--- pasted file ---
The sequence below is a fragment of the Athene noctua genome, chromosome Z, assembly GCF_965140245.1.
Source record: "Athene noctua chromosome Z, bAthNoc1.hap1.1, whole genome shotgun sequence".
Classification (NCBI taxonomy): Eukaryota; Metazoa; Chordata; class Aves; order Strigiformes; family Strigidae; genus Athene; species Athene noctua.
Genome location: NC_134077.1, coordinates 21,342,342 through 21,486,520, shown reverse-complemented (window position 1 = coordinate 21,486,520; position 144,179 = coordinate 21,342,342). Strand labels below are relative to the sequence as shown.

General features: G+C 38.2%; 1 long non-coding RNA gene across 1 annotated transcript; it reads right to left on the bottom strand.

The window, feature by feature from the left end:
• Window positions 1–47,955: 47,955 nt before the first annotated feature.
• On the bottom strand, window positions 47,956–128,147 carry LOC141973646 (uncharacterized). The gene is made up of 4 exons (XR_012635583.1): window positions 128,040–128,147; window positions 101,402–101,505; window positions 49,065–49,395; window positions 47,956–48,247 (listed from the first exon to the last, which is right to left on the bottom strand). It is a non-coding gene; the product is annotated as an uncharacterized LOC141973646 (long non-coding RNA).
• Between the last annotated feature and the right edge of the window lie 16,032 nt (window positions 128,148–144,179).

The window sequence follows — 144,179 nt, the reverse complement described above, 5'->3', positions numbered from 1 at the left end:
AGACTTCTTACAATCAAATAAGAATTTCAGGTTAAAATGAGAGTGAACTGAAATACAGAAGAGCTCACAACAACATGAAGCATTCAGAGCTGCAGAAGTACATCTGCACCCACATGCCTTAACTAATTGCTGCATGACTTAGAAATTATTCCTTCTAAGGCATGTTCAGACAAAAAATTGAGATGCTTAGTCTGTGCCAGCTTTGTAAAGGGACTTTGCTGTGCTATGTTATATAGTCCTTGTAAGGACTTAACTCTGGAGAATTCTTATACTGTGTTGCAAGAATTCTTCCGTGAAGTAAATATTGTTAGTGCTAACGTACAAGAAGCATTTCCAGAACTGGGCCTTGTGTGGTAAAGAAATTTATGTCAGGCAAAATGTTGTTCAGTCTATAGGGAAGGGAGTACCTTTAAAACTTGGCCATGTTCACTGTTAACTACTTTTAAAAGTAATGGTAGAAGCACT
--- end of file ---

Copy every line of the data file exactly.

The sequence below is a fragment of the Athene noctua genome, chromosome Z, assembly GCF_965140245.1.
Source record: "Athene noctua chromosome Z, bAthNoc1.hap1.1, whole genome shotgun sequence".
Classification (NCBI taxonomy): Eukaryota; Metazoa; Chordata; class Aves; order Strigiformes; family Strigidae; genus Athene; species Athene noctua.
Genome location: NC_134077.1, coordinates 21,342,342 through 21,486,520, shown reverse-complemented (window position 1 = coordinate 21,486,520; position 144,179 = coordinate 21,342,342). Strand labels below are relative to the sequence as shown.

General features: G+C 38.2%; 1 long non-coding RNA gene across 1 annotated transcript; it reads right to left on the bottom strand.

The window, feature by feature from the left end:
• Window positions 1–47,955: 47,955 nt before the first annotated feature.
• On the bottom strand, window positions 47,956–128,147 carry LOC141973646 (uncharacterized). The gene is made up of 4 exons (XR_012635583.1): window positions 128,040–128,147; window positions 101,402–101,505; window positions 49,065–49,395; window positions 47,956–48,247 (listed from the first exon to the last, which is right to left on the bottom strand). It is a non-coding gene; the product is annotated as an uncharacterized LOC141973646 (long non-coding RNA).
• Between the last annotated feature and the right edge of the window lie 16,032 nt (window positions 128,148–144,179).

The window sequence follows — 144,179 nt, the reverse complement described above, 5'->3', positions numbered from 1 at the left end:
AGACTTCTTACAATCAAATAAGAATTTCAGGTTAAAATGAGAGTGAACTGAAATACAGAAGAGCTCACAACAACATGAAGCATTCAGAGCTGCAGAAGTACATCTGCACCCACATGCCTTAACTAATTGCTGCATGACTTAGAAATTATTCCTTCTAAGGCATGTTCAGACAAAAAATTGAGATGCTTAGTCTGTGCCAGCTTTGTAAAGGGACTTTGCTGTGCTATGTTATATAGTCCTTGTAAGGACTTAACTCTGGAGAATTCTTATACTGTGTTGCAAGAATTCTTCCGTGAAGTAAATATTGTTAGTGCTAACGTACAAGAAGCATTTCCAGAACTGGGCCTTGTGTGGTAAAGAAATTTATGTCAGGCAAAATGTTGTTCAGTCTATAGGGAAGGGAGTACCTTTAAAACTTGGCCATGTTCACTGTTAACTACTTTTAAAAGTAATGGTAGAAGCACT